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Synopsis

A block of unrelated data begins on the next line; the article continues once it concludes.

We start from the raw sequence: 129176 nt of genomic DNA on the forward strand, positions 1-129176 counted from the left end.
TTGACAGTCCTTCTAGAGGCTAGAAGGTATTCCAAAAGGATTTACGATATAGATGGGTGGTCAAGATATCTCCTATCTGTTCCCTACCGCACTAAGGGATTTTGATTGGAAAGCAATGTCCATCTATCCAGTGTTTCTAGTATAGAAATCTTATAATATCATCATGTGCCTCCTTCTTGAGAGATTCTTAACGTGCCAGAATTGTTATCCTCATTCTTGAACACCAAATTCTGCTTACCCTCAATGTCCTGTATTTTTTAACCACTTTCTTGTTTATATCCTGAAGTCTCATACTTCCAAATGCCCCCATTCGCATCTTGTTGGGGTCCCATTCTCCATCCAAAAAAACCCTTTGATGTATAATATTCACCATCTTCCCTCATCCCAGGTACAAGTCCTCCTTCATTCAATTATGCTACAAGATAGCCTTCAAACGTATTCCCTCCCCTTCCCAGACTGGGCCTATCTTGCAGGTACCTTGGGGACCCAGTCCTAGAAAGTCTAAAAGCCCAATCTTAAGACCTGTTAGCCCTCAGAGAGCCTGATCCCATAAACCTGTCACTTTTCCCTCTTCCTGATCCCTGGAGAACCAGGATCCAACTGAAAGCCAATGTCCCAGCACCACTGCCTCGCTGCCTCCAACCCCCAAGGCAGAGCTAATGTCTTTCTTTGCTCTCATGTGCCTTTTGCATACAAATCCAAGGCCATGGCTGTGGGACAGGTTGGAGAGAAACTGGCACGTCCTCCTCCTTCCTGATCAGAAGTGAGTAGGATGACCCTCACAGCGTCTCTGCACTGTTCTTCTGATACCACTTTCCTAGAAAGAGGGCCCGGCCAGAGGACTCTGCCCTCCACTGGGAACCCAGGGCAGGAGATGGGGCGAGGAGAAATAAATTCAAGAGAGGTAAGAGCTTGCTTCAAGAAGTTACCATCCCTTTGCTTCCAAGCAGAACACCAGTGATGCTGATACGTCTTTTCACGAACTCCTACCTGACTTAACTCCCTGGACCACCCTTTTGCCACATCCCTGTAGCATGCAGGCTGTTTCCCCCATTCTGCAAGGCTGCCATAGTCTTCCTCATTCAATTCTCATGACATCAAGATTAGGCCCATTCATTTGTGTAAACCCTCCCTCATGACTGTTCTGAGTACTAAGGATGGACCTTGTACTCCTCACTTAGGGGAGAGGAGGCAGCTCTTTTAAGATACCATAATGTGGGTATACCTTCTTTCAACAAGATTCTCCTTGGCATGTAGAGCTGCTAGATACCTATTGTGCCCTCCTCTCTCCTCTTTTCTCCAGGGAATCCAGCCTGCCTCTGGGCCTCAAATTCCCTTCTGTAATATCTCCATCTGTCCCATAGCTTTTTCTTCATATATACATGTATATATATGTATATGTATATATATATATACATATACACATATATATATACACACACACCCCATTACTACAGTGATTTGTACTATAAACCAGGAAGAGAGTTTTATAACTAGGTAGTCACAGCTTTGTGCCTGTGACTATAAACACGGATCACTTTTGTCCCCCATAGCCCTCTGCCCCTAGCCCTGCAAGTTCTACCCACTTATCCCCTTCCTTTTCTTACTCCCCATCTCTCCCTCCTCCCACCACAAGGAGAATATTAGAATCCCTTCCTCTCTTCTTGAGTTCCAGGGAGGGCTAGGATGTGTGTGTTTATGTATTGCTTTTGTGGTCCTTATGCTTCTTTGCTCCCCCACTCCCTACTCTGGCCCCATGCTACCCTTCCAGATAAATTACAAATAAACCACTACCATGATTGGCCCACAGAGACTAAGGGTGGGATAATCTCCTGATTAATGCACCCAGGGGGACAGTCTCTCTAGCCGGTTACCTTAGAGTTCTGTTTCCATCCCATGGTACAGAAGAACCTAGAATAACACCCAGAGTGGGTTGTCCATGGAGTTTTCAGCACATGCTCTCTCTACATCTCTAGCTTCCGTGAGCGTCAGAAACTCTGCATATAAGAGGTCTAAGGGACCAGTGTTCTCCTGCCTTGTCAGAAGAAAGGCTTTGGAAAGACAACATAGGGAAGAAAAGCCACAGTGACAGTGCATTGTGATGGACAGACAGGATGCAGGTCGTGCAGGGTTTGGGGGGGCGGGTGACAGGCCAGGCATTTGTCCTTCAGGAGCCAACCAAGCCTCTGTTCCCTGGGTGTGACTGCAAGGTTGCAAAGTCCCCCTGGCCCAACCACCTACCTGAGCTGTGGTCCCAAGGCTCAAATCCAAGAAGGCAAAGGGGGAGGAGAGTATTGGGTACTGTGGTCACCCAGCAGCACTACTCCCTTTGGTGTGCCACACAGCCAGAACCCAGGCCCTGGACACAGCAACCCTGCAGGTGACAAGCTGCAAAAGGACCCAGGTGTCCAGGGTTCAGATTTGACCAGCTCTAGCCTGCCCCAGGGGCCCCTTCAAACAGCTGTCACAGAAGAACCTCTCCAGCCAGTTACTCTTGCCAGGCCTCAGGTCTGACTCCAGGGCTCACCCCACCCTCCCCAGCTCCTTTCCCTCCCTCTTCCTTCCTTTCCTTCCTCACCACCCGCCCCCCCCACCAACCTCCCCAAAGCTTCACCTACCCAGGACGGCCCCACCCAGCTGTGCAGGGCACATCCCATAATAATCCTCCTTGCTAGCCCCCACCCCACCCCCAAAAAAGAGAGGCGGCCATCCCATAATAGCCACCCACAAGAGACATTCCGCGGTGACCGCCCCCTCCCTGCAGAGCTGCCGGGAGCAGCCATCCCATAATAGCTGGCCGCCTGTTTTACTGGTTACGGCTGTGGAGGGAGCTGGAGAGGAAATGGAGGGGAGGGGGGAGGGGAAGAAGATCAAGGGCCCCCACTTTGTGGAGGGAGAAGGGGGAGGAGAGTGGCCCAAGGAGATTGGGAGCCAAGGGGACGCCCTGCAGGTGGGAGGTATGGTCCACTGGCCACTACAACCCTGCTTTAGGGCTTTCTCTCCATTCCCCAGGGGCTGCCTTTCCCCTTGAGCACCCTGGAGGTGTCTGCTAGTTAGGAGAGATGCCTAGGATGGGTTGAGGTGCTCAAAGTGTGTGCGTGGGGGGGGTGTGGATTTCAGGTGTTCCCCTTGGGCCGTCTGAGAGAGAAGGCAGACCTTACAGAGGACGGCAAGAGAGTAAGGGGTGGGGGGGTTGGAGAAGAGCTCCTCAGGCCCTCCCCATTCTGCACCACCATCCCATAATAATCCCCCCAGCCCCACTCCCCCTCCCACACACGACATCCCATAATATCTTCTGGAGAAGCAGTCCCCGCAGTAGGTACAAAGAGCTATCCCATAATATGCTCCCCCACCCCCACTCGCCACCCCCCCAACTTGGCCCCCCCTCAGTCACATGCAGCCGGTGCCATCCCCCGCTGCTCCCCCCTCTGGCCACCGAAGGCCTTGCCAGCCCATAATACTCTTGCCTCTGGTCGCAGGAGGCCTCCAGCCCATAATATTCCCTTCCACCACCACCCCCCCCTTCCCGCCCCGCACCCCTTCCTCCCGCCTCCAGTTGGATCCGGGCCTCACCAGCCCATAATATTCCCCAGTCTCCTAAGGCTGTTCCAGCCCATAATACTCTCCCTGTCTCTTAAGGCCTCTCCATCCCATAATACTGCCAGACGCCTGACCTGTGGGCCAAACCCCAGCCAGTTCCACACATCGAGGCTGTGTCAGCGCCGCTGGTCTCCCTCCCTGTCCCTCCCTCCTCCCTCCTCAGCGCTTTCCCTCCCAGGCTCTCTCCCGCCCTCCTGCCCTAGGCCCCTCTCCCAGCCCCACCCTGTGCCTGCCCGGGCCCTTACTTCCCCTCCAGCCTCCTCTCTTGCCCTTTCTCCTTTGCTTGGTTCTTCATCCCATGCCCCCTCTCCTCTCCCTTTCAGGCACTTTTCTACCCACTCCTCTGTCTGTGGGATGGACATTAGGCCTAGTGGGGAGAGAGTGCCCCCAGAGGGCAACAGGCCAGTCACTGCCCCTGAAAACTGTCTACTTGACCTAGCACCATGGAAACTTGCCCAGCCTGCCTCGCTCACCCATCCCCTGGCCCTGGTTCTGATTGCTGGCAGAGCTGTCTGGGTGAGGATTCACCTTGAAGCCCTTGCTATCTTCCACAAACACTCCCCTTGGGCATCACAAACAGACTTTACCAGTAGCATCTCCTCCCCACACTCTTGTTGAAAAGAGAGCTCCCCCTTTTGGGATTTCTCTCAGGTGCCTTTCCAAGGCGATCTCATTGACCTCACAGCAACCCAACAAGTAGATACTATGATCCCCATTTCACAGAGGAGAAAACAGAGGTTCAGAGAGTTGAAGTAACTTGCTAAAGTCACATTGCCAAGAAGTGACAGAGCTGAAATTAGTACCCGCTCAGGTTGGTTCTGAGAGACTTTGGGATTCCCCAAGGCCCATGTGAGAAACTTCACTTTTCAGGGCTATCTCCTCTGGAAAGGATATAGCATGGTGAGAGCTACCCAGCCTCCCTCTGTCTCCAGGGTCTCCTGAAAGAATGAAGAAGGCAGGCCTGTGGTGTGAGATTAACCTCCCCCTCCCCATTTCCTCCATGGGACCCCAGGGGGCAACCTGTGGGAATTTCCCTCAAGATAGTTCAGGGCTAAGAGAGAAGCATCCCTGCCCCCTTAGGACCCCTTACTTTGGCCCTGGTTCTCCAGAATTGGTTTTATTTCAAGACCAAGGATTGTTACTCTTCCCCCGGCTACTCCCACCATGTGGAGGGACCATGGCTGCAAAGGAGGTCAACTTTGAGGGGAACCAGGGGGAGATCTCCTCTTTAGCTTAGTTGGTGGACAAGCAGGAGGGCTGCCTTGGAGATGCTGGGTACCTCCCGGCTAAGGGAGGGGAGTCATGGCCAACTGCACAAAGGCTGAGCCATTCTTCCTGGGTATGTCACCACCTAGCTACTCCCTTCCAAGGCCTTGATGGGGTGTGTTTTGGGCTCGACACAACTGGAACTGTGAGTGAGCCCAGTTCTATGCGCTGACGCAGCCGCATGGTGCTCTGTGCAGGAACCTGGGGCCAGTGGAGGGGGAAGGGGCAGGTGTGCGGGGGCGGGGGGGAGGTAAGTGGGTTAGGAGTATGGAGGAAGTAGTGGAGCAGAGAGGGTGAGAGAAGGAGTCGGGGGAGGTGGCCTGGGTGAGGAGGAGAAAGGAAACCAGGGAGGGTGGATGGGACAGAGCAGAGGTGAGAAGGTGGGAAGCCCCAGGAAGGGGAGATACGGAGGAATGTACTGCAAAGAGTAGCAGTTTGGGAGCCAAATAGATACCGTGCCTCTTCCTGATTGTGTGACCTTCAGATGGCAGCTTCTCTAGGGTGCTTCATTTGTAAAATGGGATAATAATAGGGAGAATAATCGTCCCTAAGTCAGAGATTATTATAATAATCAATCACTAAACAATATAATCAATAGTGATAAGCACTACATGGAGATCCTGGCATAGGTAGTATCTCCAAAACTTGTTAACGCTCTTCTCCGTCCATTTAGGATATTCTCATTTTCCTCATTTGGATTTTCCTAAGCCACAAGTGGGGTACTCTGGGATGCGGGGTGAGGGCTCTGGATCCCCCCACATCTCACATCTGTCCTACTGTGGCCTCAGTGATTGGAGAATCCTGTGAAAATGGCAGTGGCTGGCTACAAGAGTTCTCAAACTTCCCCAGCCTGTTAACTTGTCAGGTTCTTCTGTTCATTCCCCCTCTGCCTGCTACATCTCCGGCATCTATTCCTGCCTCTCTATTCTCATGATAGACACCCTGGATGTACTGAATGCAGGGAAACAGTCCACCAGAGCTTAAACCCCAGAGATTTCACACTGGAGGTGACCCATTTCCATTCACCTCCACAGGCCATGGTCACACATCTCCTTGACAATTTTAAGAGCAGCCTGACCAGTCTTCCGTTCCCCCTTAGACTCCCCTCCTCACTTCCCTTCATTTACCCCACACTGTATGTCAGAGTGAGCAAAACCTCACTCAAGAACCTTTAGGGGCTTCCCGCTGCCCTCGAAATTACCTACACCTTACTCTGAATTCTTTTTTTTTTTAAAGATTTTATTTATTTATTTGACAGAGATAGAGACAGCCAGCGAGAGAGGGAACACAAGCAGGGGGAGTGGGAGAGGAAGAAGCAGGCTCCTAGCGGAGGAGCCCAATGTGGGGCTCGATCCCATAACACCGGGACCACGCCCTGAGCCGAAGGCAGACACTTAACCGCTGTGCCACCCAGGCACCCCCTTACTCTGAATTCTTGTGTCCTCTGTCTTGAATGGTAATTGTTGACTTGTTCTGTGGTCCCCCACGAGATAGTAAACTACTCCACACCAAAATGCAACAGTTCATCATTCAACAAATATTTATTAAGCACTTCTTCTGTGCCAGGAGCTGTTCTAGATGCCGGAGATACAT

Bryan Gallagher's reminiscences of the Ireland of his youth, first heard on Radio 4's 'Home Truths', transport you to a world of boyhood pranks, playground politics and the confusion of growing up in a land that is every bit as magical and captivating as the stories he has to tell. Barefoot in Mullyneeny is Bryan Gallagher's evocative tale of a childhood remembered through the people and landscape of Fermanagh, near the beautiful shores of Lough Erne in Ireland. Bryan chronicles a time when all the big boys went to school in bare feet and secretly watched the Saturday night bands and dances in halls lit by Tilley lamps; where it was known to be nothing less than the biblical truth that if you put a horse-hair across the palm of your hand when you were about to be punished at school, the cane would split in two. Gallagher's writing will touch the hearts of those who long for the innocence of childhood and the simplicity of an era long past. Whether relating tales of murderous bicycle chases through the darkened streets of Cavan, of ghosts and fairy forts or the anguish of emigration, this remarkable memoir vividly recreates life in rural Ireland in the 1940s and 50s. For those who thought that life in Ireland was one of the poverty and misery of James Joyce or Frank McCourt, Barefoot in Mullyneeny offers a view of the Ireland of yesteryear that combines the touching, homely nostalgia of Nigel Slater's Toast and Laurie Lee's Cider with Rosie with a humorous optimism that is unmistakably Ireland at its best.

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